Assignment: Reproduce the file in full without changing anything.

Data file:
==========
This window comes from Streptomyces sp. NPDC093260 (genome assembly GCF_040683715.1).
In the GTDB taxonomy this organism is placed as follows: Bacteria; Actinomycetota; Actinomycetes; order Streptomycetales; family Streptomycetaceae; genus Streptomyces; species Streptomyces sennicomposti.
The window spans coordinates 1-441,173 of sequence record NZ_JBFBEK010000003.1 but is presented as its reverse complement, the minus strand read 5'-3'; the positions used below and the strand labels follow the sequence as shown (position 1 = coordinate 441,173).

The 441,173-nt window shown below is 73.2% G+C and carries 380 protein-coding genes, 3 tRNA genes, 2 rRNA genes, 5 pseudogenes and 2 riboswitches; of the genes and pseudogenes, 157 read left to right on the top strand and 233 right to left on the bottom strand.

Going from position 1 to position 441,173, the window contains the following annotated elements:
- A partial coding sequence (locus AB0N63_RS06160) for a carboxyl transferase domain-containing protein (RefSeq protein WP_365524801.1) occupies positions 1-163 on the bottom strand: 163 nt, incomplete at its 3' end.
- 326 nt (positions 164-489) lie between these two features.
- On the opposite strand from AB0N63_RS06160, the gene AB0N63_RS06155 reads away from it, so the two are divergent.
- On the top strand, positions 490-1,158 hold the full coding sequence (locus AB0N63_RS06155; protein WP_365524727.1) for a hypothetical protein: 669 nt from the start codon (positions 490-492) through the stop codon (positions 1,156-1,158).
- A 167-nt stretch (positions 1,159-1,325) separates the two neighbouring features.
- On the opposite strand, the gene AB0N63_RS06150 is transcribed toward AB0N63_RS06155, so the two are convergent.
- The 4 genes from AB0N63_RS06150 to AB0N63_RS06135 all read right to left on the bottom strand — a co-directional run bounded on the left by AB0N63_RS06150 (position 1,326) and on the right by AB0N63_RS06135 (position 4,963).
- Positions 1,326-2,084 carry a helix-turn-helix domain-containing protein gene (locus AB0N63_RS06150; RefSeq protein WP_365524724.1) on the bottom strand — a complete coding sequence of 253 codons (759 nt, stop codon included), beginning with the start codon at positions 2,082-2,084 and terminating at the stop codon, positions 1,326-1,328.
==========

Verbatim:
This window comes from Streptomyces sp. NPDC093260 (genome assembly GCF_040683715.1).
In the GTDB taxonomy this organism is placed as follows: Bacteria; Actinomycetota; Actinomycetes; order Streptomycetales; family Streptomycetaceae; genus Streptomyces; species Streptomyces sennicomposti.
The window spans coordinates 1-441,173 of sequence record NZ_JBFBEK010000003.1 but is presented as its reverse complement, the minus strand read 5'-3'; the positions used below and the strand labels follow the sequence as shown (position 1 = coordinate 441,173).

The 441,173-nt window shown below is 73.2% G+C and carries 380 protein-coding genes, 3 tRNA genes, 2 rRNA genes, 5 pseudogenes and 2 riboswitches; of the genes and pseudogenes, 157 read left to right on the top strand and 233 right to left on the bottom strand.

Going from position 1 to position 441,173, the window contains the following annotated elements:
- A partial coding sequence (locus AB0N63_RS06160) for a carboxyl transferase domain-containing protein (RefSeq protein WP_365524801.1) occupies positions 1-163 on the bottom strand: 163 nt, incomplete at its 3' end.
- 326 nt (positions 164-489) lie between these two features.
- On the opposite strand from AB0N63_RS06160, the gene AB0N63_RS06155 reads away from it, so the two are divergent.
- On the top strand, positions 490-1,158 hold the full coding sequence (locus AB0N63_RS06155; protein WP_365524727.1) for a hypothetical protein: 669 nt from the start codon (positions 490-492) through the stop codon (positions 1,156-1,158).
- A 167-nt stretch (positions 1,159-1,325) separates the two neighbouring features.
- On the opposite strand, the gene AB0N63_RS06150 is transcribed toward AB0N63_RS06155, so the two are convergent.
- The 4 genes from AB0N63_RS06150 to AB0N63_RS06135 all read right to left on the bottom strand — a co-directional run bounded on the left by AB0N63_RS06150 (position 1,326) and on the right by AB0N63_RS06135 (position 4,963).
- Positions 1,326-2,084 carry a helix-turn-helix domain-containing protein gene (locus AB0N63_RS06150; RefSeq protein WP_365524724.1) on the bottom strand — a complete coding sequence of 253 codons (759 nt, stop codon included), beginning with the start codon at positions 2,082-2,084 and terminating at the stop codon, positions 1,326-1,328.